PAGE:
Pandemic and Costs Limited Use of Shingles Vaccine

3 min read

March 20, 2024 -- Since its rollout, the Shingrix vaccine has been hailed as a breakthrough in preventing shingles. 

But its path to widespread adoption has been strewn with obstacles, from pandemic-related disruptions to insurance complexities. The consequences can be seen in vaccine numbers: Only about 30% of adults eligible for Shingrix have gotten it, according to a 2022 report by the Government Accountability Office.

Health care experts are advocating for its use, emphasizing its unparalleled effectiveness in safeguarding against the painful condition.

“Shingles is a major infectious cause of disability worldwide, and we now have a vaccine that's showing immediate and potent efficacy against it.,” said Kenneth Koncilja, MD, a specialist from Cleveland Clinic’s Center for Geriatric Medicine. “But there has been a very muddy landscape for a number of reasons since it came out, which complicates things.”

Shingrix, a two-dose shingles vaccine the FDA approved in 2017, was touted as a much more effective alternative to its predecessor, Zostavax. 

The CDC estimates that about 1 in every 3 people in the United States will get shingles. Of those, about 10% to 18% will have nerve pain, or postherpetic neuralgia (PHN) – a burning pain in nerves and skin --  that can last for years after the rash goes away. Other potential complications include serious eye, heart, and neurological issues, even death.

It can also lead to a nearly 30% increase in risk for cardiovascular events, such a heart attack or stroke, according to research published in the Journal of the American Heart Association.

While Zostavax reduced shingles risk by 51%, Shingrix's efficacy soared to 97% in people aged 50-69 and 91% in those over 70. It’s also about 90% effective in all age groups in preventing postherpetic neuralgia, compared to 67% withZostavax.

However, in 2017, the concept of a second vaccine dose was daunting for many, compounded by out-of-pocket costs. 

“This was well before COVID-19, and many people didn’t even know what the phrase ‘booster’ meant at that point,” Koncilia said. 

Steep prices posed a significant obstacle. Numerous Medicare Part D prescription drug plans required a copayment for the shingles vaccine. According to a 2019 report to Congress by the Medicare Payment Advisory Commission, the vaccinecould cost more than $400 for the necessary two doses if a Medicare recipient hadn't fulfilled their deductible.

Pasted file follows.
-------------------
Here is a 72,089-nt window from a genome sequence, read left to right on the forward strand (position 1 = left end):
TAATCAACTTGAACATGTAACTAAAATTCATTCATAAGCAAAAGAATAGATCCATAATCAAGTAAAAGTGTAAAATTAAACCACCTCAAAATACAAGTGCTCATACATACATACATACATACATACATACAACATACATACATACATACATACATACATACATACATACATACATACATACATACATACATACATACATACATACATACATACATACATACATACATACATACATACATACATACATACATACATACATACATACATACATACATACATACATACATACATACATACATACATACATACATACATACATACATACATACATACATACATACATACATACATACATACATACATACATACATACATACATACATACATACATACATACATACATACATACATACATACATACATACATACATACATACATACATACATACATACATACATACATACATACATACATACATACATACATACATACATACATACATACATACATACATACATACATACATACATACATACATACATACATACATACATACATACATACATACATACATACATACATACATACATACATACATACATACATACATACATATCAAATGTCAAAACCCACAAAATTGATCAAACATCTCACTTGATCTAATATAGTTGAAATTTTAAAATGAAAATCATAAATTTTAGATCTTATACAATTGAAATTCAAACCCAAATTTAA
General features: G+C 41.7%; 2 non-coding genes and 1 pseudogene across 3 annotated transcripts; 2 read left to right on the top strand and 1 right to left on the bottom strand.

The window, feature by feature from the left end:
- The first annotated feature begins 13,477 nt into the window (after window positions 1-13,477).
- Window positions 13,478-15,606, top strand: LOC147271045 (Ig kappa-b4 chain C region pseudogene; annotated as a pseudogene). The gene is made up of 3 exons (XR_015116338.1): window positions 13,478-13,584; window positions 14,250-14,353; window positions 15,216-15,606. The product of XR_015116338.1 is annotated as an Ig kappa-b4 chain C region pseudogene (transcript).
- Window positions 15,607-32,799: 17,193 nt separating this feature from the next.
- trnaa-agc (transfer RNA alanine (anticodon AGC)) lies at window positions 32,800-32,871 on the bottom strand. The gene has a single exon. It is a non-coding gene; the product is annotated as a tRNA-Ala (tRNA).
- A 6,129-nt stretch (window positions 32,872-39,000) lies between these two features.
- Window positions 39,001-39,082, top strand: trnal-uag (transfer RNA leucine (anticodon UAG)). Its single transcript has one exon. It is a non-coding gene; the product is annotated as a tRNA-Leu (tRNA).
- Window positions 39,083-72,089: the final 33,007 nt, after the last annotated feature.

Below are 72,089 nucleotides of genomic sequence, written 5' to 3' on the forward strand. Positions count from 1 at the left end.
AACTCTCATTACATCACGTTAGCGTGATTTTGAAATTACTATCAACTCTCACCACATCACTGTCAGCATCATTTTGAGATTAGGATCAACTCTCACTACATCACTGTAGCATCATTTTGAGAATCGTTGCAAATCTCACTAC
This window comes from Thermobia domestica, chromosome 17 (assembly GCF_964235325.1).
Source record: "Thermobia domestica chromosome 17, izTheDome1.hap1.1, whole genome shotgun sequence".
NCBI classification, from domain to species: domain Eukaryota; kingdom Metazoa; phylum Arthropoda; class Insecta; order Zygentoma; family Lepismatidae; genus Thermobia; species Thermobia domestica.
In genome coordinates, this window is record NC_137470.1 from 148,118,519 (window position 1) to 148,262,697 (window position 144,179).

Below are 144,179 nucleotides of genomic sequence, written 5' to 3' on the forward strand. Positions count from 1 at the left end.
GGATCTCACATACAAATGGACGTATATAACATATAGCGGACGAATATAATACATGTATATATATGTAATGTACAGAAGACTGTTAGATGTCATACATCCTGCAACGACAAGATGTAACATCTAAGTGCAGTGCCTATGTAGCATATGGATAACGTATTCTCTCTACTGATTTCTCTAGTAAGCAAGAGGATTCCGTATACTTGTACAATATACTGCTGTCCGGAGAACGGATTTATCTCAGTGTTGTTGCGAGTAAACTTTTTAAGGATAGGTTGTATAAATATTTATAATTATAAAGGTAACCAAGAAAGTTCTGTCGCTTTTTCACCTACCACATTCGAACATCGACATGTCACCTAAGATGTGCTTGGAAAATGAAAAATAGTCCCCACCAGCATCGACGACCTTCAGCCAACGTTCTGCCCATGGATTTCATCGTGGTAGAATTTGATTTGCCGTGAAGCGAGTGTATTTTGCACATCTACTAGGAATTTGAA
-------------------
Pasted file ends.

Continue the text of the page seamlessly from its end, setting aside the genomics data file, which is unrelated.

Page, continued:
That changed in 2023, when Congress abolished cost-sharing for vaccines endorsed by the CDC's Advisory Committee on Immunization Practices for adults. This policy applies regardless of whether people have drug coverage through Part D or a Medicare Advantage plan, including the shingles vaccine. 

“The costs were high and there was a shortage early on,” said Tina Ardon, MD, a family medicine doctor at the Mayo Clinic in Jacksonville, FL. “Some people were only able to get one shot.”

Concerns over potential side effects served as another deterrent. According to the CDC, the vaccine can leave patients with a sore arm, redness, and swelling at the injection site, fatigue, muscle pain, headache, chills, fever, stomach pain, or nausea. These side effects can last for 2 to 3 days. 

The COVID pandemic added another layer of complexity, fostering vaccine hesitancy and reducing rates. Among adults with commercial coverage, vaccine administration claims were reportedly 15% lower in December 2020 compared to December 2019, and 62% lower in April 2021 compared to April 2019.

“Does the vaccine work? Yes, it works incredibly well,” said Timothy Brewer, MD, professor of medicine in the Division of Infectious Diseases at the David Geffen School of Medicine at UCLA. “To have a vaccine to use in this population and that works as well as it does is really terrific. I’m hopeful the uptake will improve.”